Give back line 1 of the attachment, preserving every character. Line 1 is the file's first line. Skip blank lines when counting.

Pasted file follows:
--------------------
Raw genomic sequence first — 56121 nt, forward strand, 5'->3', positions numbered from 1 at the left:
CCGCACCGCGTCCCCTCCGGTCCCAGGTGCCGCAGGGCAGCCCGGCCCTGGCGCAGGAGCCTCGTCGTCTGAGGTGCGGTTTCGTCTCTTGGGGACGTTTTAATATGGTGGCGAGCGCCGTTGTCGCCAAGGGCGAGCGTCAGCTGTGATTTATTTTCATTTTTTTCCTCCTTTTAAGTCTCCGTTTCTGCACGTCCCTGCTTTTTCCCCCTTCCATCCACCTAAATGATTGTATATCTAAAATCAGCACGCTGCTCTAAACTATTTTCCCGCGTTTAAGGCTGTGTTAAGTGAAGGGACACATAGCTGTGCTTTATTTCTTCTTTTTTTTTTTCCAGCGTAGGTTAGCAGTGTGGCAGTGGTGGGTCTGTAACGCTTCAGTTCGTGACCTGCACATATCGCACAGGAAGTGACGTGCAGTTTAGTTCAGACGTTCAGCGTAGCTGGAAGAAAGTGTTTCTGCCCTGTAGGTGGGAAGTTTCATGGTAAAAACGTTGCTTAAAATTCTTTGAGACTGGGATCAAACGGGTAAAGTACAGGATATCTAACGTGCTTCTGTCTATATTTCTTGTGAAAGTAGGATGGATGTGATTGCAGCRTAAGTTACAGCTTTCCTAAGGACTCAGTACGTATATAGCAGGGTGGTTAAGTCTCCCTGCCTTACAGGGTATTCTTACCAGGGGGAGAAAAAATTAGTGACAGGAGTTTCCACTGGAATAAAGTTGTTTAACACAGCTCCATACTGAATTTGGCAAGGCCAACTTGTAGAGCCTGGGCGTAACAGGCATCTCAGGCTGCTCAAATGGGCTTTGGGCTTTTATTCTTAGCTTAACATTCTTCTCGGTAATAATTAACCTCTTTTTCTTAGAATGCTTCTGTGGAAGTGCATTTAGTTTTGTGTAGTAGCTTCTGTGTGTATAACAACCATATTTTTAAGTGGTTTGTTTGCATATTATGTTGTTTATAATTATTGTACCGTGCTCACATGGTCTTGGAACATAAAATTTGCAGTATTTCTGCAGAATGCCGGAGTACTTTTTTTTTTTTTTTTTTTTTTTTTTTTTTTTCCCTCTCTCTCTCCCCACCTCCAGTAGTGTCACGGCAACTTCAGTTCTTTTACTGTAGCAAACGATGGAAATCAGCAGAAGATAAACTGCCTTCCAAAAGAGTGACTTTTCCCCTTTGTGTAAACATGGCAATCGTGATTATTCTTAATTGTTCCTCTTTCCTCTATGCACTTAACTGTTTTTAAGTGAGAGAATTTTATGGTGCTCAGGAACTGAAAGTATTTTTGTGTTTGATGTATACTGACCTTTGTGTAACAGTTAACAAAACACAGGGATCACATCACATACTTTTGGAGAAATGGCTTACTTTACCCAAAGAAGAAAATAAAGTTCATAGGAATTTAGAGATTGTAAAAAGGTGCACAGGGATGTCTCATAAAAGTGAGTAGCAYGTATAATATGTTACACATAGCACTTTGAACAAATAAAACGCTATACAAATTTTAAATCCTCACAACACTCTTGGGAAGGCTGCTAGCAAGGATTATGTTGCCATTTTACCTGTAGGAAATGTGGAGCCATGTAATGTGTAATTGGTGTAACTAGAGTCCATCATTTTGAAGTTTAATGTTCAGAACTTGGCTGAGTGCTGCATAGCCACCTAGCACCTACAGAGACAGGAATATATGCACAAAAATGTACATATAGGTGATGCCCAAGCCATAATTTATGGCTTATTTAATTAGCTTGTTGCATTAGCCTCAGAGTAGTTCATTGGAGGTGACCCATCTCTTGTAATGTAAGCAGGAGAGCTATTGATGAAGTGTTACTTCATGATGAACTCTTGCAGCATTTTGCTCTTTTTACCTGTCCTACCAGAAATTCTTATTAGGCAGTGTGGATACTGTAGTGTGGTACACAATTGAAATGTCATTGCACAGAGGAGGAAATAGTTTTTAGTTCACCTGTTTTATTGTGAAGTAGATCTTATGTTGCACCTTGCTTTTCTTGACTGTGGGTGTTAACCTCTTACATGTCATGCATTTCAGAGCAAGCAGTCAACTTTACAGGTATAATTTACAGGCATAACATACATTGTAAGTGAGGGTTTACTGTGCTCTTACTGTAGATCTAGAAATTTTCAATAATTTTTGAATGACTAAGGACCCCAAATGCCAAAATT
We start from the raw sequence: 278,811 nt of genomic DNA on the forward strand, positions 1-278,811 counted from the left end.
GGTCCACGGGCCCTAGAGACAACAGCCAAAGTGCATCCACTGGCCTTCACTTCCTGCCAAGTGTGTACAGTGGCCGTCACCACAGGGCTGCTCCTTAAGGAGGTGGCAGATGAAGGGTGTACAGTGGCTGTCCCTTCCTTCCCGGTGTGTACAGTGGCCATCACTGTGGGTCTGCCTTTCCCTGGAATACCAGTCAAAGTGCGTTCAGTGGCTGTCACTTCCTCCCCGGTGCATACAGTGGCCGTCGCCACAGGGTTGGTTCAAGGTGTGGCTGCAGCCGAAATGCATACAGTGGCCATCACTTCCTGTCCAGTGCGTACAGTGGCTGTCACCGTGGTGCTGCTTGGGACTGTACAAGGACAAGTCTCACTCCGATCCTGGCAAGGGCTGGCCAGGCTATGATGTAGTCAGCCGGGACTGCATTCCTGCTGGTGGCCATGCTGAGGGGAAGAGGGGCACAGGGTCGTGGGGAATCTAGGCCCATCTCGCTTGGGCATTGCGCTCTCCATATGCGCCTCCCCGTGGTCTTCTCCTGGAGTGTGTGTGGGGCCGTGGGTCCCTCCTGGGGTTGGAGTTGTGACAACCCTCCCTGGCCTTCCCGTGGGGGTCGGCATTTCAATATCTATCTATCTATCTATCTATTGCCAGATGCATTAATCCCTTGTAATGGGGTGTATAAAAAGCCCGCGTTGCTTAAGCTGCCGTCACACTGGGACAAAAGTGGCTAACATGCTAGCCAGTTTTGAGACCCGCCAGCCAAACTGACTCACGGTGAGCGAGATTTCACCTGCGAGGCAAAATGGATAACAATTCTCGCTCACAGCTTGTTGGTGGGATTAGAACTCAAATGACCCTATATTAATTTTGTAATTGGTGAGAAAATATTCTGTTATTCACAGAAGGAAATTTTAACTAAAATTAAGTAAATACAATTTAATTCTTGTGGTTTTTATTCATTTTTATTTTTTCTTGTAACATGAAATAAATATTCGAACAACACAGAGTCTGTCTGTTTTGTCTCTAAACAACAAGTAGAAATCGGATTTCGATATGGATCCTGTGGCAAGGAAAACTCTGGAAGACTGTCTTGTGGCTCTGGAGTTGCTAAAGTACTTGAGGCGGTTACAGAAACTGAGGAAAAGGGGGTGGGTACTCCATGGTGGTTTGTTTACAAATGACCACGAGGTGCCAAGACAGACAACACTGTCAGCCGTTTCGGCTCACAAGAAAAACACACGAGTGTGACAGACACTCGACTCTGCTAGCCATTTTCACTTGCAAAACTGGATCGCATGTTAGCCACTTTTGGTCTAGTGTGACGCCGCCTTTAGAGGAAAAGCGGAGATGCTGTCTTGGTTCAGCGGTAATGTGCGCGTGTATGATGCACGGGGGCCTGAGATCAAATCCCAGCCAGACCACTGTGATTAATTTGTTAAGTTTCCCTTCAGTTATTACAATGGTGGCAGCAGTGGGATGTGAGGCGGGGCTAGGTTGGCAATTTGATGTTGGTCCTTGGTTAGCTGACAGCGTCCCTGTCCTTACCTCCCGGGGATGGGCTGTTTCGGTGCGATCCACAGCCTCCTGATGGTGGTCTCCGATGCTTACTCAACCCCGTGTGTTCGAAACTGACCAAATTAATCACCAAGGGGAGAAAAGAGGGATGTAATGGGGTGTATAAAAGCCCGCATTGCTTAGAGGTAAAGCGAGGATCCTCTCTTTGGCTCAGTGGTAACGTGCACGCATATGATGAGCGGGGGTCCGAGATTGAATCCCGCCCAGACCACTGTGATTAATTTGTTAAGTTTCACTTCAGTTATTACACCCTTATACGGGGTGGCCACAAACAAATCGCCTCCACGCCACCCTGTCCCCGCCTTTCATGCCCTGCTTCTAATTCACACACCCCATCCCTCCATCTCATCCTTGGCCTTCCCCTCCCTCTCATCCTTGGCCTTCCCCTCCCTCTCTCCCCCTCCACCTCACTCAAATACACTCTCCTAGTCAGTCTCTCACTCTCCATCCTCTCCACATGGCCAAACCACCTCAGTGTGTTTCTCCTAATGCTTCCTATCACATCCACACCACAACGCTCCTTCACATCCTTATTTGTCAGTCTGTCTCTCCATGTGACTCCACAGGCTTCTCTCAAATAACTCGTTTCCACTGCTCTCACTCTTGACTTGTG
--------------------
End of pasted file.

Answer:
Raw genomic sequence first — 56121 nt, forward strand, 5'->3', positions numbered from 1 at the left: